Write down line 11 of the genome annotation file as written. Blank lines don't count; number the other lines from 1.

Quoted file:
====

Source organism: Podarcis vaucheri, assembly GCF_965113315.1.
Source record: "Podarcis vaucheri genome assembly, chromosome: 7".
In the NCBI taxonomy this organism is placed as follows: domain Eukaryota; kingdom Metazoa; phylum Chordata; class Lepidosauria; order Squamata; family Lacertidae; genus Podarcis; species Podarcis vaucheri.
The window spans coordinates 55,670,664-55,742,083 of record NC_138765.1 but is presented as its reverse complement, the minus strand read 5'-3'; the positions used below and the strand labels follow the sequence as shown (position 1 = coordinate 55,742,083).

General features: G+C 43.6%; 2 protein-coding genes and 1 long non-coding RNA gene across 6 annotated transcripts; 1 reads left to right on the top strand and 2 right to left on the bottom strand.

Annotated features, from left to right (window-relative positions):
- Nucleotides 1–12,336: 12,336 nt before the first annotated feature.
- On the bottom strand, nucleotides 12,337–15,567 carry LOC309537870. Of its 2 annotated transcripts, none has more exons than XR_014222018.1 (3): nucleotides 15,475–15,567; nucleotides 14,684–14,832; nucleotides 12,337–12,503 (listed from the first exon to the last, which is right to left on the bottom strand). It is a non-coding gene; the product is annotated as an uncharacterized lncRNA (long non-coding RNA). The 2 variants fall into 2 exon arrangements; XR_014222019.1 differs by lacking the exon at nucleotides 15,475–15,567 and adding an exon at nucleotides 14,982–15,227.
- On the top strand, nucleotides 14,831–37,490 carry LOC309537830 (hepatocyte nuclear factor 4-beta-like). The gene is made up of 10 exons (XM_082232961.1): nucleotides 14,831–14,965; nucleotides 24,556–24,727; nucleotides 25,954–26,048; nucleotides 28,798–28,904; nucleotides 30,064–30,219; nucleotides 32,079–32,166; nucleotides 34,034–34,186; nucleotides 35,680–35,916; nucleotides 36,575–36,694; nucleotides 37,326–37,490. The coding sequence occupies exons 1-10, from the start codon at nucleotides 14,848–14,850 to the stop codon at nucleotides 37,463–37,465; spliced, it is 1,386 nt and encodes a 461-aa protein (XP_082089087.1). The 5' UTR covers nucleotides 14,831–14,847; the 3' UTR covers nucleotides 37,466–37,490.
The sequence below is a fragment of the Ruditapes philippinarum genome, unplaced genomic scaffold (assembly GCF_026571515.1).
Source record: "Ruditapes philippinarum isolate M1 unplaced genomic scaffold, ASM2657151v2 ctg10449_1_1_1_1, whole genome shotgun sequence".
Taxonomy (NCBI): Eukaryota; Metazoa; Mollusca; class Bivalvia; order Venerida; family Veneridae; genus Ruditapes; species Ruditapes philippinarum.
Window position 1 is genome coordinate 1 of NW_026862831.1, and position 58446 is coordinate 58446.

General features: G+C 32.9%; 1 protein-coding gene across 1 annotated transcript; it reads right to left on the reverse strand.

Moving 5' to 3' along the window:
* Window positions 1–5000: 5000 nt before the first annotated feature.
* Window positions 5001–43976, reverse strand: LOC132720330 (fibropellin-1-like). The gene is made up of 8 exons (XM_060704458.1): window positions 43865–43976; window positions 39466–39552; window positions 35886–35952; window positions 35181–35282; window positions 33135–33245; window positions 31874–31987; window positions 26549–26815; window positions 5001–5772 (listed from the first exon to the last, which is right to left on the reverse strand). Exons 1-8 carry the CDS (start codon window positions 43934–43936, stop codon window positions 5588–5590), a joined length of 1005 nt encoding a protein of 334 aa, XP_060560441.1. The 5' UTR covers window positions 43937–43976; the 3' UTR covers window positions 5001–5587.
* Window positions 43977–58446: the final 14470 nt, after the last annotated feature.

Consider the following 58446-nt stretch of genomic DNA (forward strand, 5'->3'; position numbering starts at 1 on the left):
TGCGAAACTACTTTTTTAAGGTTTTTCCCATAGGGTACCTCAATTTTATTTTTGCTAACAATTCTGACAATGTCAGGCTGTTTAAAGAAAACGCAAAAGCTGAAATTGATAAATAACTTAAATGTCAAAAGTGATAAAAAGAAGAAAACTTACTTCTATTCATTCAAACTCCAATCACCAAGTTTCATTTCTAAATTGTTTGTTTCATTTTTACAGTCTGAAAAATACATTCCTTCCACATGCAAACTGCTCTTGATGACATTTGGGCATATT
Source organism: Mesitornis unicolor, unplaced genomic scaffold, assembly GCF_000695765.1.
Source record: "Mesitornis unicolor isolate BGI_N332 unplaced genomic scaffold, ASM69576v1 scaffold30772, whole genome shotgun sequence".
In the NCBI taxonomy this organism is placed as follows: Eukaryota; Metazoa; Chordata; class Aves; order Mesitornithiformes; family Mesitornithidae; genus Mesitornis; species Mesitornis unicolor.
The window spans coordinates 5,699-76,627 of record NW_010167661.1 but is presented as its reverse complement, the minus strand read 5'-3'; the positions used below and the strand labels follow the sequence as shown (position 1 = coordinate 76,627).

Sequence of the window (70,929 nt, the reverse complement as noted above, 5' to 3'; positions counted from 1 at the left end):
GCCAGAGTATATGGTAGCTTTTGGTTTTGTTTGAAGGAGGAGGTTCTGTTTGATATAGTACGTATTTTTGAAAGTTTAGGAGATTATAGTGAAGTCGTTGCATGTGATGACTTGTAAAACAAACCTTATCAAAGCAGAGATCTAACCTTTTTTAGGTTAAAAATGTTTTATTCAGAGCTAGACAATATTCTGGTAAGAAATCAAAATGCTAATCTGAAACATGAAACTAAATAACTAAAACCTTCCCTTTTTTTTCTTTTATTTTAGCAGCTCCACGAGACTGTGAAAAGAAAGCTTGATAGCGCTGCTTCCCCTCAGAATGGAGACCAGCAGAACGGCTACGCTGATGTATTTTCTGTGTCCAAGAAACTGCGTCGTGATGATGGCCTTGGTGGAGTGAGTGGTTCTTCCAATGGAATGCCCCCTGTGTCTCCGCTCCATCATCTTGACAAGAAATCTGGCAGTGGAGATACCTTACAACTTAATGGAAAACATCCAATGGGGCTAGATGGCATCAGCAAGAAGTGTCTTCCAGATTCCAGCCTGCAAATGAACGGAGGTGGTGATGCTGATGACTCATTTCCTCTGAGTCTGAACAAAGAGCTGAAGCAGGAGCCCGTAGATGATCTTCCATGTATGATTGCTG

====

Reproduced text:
Source record: "Ruditapes philippinarum isolate M1 unplaced genomic scaffold, ASM2657151v2 ctg10449_1_1_1_1, whole genome shotgun sequence".